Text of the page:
118133732 ab6d5cbb96

by cityhockeyfever
ArmchairGM writer

One of the most memorable sports venues in southern Canada and for all of North America is officially no more... no longer standing, that is.

Winnipeg Arena, once the fabled home of the defunct Winnipeg Jets of the World Hockey Association (WHA) and National Hockey League (NHL) was demolished on Sunday morning. Besides the nearly 1,000 spectators that witnessed the historic event, many more Winnipeggers and hockey fans throughout Canada will remember March 26, 2006 as the day a beloved hockey palace died.

The beginning of the end to the venue's glory can be traced back to April 28, 1996 when the Jets played their final NHL game in Winnipeg. Famous among long-time hockey fans as the origin for an annual playoff tradition as the "white-out", it was no different on that day. Despite a season-ending 4-1 Game 6 loss to the Detroit Red Wings to end their 1996 Western Conference Quarterfinal series, Jets fans came out in full force dressed in white to provide a memorable setting at Winnipeg Arena.

The economic climate that surrounded the very operation of the NHL, plus the inability of local officials and the former Jets ownership to build a new arena in this midwestern Canadian city were among the biggest reasons the Winnipeg Jets were forced to relocate its operations to Phoenix, Arizona on July 1, 1996. With Winnipeg Arena becoming an obsolete facility that would be capable of sustaining a profitable franchise for the Jets as its primary tenant, it was only a matter of time the team would no longer be able to play in Winnipeg.

Since then, the team formerly known as the Winnipeg Jets became the present-day Phoenix Coyotes.

Interesting enough, while vivid memories of Jets games, concerts and other big-ticket events remain, so did the survival of the arena's four concrete support columns that stood since 1955 during the initial demolition execution at 7:25 AM Central Standard Time. Of the many on hand to see the demolition, 15-year-old Annie Wowchuk expressed her disappointment to Winnipeg Free Press writer Carol Sanders.

"Blow the damn thing up already!" Wowchuk said. "They should've blown the whole thing up! Everybody was expecting it to collapse and be gone!"

It took a final yank by cables attached to heavy construction vehicles at the site to take down the remaining structure of what was left standing to make the demolition official roughly three hours later.

John Custance explained to Winnipeg Sun staff writer Chris Kitching why he and his 8-year-old son Brandon came to witness this event.

"For me, it's history. For him, it's the fun of the implosion. Kids like to see a big bang. I spent a lot of my youth in there at Jets games, the Red River Exhibition and the circus," Custance said.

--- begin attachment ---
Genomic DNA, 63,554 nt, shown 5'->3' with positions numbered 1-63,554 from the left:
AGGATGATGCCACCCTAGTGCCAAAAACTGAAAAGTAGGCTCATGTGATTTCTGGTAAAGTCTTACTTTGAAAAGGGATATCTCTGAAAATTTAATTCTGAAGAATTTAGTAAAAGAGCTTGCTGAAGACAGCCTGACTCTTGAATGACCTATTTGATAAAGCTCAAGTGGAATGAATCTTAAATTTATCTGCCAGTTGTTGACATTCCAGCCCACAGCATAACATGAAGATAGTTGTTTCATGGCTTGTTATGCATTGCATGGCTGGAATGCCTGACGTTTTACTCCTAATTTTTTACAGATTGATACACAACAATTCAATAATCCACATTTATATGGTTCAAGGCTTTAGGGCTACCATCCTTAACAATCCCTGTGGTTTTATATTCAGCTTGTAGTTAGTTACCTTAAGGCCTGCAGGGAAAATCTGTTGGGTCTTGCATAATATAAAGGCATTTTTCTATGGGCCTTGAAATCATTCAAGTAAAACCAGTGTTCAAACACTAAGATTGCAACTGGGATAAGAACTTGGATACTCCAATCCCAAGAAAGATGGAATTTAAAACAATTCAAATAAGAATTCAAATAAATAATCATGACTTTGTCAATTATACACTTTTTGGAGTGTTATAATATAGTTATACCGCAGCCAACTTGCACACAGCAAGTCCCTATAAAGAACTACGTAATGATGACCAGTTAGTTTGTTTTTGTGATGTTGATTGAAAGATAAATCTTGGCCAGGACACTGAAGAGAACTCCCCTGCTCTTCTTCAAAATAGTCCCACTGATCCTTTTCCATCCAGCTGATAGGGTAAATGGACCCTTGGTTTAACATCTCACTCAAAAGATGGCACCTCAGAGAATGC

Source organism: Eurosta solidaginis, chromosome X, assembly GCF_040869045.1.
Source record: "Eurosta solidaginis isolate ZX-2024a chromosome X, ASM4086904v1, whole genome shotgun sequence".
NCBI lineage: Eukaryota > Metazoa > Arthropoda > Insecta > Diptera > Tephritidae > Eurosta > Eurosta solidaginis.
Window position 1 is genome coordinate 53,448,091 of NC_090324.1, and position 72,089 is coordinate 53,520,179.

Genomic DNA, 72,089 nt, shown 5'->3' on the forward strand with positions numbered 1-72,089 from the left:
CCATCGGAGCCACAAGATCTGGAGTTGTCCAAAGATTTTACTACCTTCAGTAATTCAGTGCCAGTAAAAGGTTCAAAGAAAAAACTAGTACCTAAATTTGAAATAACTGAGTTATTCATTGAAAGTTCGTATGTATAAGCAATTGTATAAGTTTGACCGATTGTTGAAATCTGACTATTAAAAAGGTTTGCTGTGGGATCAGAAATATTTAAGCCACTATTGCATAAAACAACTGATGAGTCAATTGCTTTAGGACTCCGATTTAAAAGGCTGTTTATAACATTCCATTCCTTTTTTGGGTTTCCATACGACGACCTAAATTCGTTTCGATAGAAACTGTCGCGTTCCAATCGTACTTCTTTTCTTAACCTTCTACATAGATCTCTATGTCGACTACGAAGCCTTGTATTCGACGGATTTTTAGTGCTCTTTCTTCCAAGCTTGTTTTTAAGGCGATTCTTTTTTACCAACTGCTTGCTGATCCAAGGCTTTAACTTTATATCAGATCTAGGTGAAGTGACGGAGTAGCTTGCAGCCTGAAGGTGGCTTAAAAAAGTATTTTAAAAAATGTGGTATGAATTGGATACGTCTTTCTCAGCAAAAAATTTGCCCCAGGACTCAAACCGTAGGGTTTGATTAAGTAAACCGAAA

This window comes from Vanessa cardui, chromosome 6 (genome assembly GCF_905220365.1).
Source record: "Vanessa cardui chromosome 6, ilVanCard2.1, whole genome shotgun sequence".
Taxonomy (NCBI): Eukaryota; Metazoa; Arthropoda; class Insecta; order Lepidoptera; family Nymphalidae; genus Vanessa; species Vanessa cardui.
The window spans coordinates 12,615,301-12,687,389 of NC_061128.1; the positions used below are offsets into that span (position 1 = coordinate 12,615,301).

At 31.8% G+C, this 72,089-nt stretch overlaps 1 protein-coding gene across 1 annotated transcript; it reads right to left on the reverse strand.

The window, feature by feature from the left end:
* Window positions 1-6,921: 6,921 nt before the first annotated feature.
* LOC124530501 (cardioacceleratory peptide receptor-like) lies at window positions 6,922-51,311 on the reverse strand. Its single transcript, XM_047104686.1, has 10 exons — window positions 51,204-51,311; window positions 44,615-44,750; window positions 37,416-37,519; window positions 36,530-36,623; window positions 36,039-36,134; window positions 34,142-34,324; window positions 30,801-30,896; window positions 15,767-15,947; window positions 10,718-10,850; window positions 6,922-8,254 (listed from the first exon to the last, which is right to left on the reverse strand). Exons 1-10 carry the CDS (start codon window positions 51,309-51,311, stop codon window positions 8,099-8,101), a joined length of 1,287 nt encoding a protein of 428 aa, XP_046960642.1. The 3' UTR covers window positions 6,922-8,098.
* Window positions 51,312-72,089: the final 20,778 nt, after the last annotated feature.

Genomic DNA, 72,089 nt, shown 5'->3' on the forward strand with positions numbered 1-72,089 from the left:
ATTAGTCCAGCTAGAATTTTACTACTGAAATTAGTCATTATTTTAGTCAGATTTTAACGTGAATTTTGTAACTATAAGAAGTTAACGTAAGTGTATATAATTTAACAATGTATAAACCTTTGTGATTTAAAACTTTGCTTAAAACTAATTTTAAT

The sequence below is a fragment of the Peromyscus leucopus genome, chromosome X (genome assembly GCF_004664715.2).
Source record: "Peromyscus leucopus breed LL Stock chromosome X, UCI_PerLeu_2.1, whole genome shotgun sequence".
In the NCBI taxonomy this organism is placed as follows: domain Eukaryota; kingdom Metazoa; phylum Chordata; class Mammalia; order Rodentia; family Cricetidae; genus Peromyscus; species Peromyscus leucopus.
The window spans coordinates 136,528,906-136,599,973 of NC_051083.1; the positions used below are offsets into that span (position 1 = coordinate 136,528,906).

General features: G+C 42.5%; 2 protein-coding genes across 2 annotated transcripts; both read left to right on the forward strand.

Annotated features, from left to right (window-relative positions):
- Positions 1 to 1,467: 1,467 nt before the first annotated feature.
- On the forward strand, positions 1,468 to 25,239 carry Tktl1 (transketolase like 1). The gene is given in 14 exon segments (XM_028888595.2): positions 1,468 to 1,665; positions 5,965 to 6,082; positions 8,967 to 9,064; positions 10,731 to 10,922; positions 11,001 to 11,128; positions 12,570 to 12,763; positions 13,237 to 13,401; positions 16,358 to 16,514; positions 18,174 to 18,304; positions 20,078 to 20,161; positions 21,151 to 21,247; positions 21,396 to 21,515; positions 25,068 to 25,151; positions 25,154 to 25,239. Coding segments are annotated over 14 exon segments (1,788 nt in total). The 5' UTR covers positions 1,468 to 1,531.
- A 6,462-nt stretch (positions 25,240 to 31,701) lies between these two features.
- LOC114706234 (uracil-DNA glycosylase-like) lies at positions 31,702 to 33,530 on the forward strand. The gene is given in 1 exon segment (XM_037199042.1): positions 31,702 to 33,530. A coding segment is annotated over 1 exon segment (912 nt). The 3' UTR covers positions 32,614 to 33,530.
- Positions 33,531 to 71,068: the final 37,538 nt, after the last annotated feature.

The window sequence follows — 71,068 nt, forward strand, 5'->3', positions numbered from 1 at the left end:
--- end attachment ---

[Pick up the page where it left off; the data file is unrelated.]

One player that has been with the very franchise that once called Winnipeg home and was playing his rookie NHL season with the Jets before accompanying the team to the Valley of the Sun, Phoenix Coyotes captain Shane Doan provided his greatest memories of Winnipeg Arena to Arizona Republic hockey writer David Vest.

"Those are huge moments that I'll always remember," Doan said. "And I'll never forget the last game we played there before moving to Phoenix. It was the loudest building I've ever been in for a sporting event ever. I couldn't hear what my teammates were saying."

While the 10-year anniversary of the Jets' last NHL game in Winnipeg is fast approaching (just one month away), there have been recent efforts to bring back the world's best hockey league back to this city of over 750,000 residents. Led by a diehard Jets fan and member of the Winnipeg business community, Darren Ford founded nearly three years ago The Return of the Jets Campaign that has caught the attention of not only Winnipeggers, but also hockey fans from across Canada, the United States and the rest of the world.

Should the NHL return to Winnipeg in the future, it most likely will be in Winnipeg Arena's replacement that opened its doors in the heart of the city's downtown business district in November 2004. The 15,015-seat MTS Centre has been home to the American Hockey League's Manitoba Moose, a primary minor league affiliate to a former Jets rival in the Vancouver Canucks. The new venue also hosted the 2006 AHL All-Star Game.

From the days of Bobby Hull skating on the ice surface during the WHA years to Teemu Selanne's unforgettable rookie season to the final Jets game with players waving goodbye to the fans, the Winnipeg Arena died in its physical form after 51 years of existence. But it will remain a part of hockey fans' memory banks forever.


Mon 03/27/06, 2:35 pm EST



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